A Well-Kept Secret to Successful Stress Reduction

Kelly DiNardo
by Kelly DiNardo
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A Well-Kept Secret to Successful Stress Reduction

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There are lots of ways to cope with stress and anxiety. Sophrology, popular in parts of Europe, like France where it’s used in schools, businesses and professional sports, blends aspects of yoga, meditation and breathwork.

A LITTLE HISTORY

In the 1960s, neuro-psychiatrist Alfonso Caycedo was looking for a way to treat war veterans suffering from PTSD and depression. He combined techniques from Eastern and Western philosophies and practices to create a stress-management regimen that fosters the release of challenging emotions and encourages personal development.

“The aim is to empower you to unlock new potential,” says Dominique Antiglio, author of “The Life-Changing Power of Sophrology.” “It’s a unique way to use different modalities to help you become more aware of your mind, your body so you can be more calm, confident and empowered.”

HOW IT WORKS

A typical session, which lasts 10–30 minutes, includes gentle movement with a Tai Chi influence integrating various techniques like breathwork, muscular relaxation, visualization, hypnosis and more.

One example of an exercise is to close your eyes and tense every muscle you can while holding your breath for a few seconds, then releasing and breathing and noticing your body letting go. Another approach is to close your eyes and scan your body for areas where you’re holding tension, then breathing into those areas while imagining all the pressure releasing from your body.

While the practice may look like an amalgamation of other mindfulness practices, Antiglio says several differences exist. “We learn to be present like we do in yoga and meditation, but we’re also working to change our relationship with the future and the past. It’s a very safe and stable way of looking at your story and transforming the way you look at your past. There’s a focus on positivity, on how to move forward with our goals in an integrated, harmonious way.”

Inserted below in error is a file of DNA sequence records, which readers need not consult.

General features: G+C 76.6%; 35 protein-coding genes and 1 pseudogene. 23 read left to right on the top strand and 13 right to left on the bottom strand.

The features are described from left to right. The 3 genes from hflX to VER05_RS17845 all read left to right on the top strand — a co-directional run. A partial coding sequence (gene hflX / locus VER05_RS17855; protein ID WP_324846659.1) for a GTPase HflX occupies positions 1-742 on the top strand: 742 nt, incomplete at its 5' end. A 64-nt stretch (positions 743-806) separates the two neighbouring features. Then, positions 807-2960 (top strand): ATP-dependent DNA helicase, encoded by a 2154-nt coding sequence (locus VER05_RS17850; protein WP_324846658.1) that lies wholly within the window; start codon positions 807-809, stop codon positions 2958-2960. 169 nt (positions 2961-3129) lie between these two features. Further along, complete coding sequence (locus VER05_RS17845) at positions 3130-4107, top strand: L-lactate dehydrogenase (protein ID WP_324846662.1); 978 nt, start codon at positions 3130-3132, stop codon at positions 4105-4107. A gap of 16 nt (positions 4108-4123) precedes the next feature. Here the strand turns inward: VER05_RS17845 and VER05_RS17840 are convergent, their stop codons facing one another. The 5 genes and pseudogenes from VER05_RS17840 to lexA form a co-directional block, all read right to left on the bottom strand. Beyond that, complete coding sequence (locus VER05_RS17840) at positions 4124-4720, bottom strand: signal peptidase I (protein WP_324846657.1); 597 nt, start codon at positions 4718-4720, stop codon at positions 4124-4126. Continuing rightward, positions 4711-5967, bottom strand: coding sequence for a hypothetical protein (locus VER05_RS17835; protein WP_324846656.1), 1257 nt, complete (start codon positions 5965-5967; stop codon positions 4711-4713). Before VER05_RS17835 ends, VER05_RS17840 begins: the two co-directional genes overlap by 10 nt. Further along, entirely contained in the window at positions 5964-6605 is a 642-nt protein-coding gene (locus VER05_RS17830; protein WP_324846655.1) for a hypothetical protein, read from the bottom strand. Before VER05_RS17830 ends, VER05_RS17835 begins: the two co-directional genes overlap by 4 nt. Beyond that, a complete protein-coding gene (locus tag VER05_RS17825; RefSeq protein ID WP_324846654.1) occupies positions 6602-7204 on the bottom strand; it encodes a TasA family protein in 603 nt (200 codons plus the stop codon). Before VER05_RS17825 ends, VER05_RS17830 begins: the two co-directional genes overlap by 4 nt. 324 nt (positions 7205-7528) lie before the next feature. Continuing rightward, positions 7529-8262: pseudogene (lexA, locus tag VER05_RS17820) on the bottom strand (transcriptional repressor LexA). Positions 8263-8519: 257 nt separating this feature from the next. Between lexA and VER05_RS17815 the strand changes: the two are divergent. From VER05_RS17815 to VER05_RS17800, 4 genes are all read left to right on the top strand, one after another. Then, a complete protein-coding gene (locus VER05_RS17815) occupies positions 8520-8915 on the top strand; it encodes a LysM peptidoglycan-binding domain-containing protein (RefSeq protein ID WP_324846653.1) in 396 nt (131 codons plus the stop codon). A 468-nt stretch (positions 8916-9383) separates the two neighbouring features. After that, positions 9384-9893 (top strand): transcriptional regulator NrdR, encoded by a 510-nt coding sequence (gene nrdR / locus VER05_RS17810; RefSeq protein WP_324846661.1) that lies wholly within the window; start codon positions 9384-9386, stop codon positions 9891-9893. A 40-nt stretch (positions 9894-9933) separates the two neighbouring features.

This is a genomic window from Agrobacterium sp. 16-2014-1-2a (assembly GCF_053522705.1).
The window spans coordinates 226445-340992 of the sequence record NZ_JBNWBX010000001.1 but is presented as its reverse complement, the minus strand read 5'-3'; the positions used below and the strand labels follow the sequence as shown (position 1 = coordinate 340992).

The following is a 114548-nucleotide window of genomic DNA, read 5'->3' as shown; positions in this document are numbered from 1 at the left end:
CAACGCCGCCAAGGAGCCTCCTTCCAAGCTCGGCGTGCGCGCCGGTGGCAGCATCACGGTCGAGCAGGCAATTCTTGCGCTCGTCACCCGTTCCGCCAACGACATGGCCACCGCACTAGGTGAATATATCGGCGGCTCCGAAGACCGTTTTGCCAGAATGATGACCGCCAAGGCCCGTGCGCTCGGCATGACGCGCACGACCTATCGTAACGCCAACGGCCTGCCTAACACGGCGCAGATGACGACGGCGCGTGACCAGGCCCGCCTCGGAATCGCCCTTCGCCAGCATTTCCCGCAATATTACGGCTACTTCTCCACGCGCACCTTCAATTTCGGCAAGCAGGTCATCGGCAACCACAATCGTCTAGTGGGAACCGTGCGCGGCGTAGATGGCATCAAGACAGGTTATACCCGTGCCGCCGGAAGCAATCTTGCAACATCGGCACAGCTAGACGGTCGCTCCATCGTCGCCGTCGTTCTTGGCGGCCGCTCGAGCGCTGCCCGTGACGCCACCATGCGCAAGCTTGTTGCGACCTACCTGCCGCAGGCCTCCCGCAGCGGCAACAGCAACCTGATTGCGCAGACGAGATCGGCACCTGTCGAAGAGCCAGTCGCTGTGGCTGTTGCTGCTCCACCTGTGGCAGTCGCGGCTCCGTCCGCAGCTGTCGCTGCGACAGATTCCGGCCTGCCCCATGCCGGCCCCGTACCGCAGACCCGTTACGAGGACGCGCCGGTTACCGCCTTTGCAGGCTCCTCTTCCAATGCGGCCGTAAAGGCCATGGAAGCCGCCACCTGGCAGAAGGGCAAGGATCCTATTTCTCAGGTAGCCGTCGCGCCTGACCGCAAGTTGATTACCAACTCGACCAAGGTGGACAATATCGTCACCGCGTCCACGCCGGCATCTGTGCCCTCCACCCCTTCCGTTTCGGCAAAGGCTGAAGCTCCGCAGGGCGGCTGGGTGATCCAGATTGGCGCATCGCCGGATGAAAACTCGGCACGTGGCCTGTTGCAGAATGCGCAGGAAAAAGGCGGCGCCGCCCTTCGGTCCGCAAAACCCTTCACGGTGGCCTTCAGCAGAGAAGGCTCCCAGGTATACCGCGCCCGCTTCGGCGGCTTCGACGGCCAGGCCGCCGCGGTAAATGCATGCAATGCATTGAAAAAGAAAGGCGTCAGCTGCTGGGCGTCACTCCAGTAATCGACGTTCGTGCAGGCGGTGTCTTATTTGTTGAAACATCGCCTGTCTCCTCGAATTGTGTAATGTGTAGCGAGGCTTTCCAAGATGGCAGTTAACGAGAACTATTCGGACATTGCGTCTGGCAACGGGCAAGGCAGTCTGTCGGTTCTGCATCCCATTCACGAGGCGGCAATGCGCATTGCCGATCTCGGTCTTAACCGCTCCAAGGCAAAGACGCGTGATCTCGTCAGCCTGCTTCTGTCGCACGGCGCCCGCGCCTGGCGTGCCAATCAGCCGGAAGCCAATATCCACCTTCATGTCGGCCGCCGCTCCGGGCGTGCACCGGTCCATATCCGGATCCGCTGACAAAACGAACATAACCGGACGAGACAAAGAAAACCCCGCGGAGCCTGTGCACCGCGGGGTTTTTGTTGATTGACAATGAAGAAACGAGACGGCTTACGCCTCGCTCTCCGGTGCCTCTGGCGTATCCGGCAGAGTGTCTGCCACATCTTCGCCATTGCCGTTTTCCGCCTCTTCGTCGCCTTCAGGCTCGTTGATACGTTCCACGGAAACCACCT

You can practice sophrology with a guide or on your own through online recordings or books. Though, if you’re interested in a specific goal or working on a particular issue beyond stress management, Antiglio recommends working with a sophrologist who can personalize the practice for you.

Many use it for stress management and better sleep, but for those who want to go deeper, there are 12 levels of practice for self-discovery and development. “In each level you connect deeper with the layers of the body,” explains Antiglio. “First, you start with the body. You’re aware of your skin and your bones. Level 2 is about the mind. Can I have awareness of my mind and everything that my mind can unveil? In Level 3, we bring mind and body together. In Level 4, we go deeper and look at what we want to do in our life. What are our values? What is our purpose? It’s not done in an analytical way. We let the consciousness reveal itself. And we just keep going deeper and deeper, tuning into the energy of the body. You don’t need to do all of these levels. You can practice Level 1 and get a lot out of it. You don’t have to do the big journey. A lot of people use it for stress management.”

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About the Author

Kelly DiNardo
Kelly DiNardo

Kelly is a journalist, author, runner, yogi, skier, globetrotter and dog-lover. She has been teaching yoga since 2002 and is the owner of Past Tense, a Washington, D.C. yoga studio where her team reminds her how much fun it is to be a little twisted and encourages an upside-down approach to life. She is the author of “Gilded Lili: Lili St. Cyr and the Striptease Mystique” and “Living the Sutras: A Guide to Yoga Wisdom beyond the Mat.”

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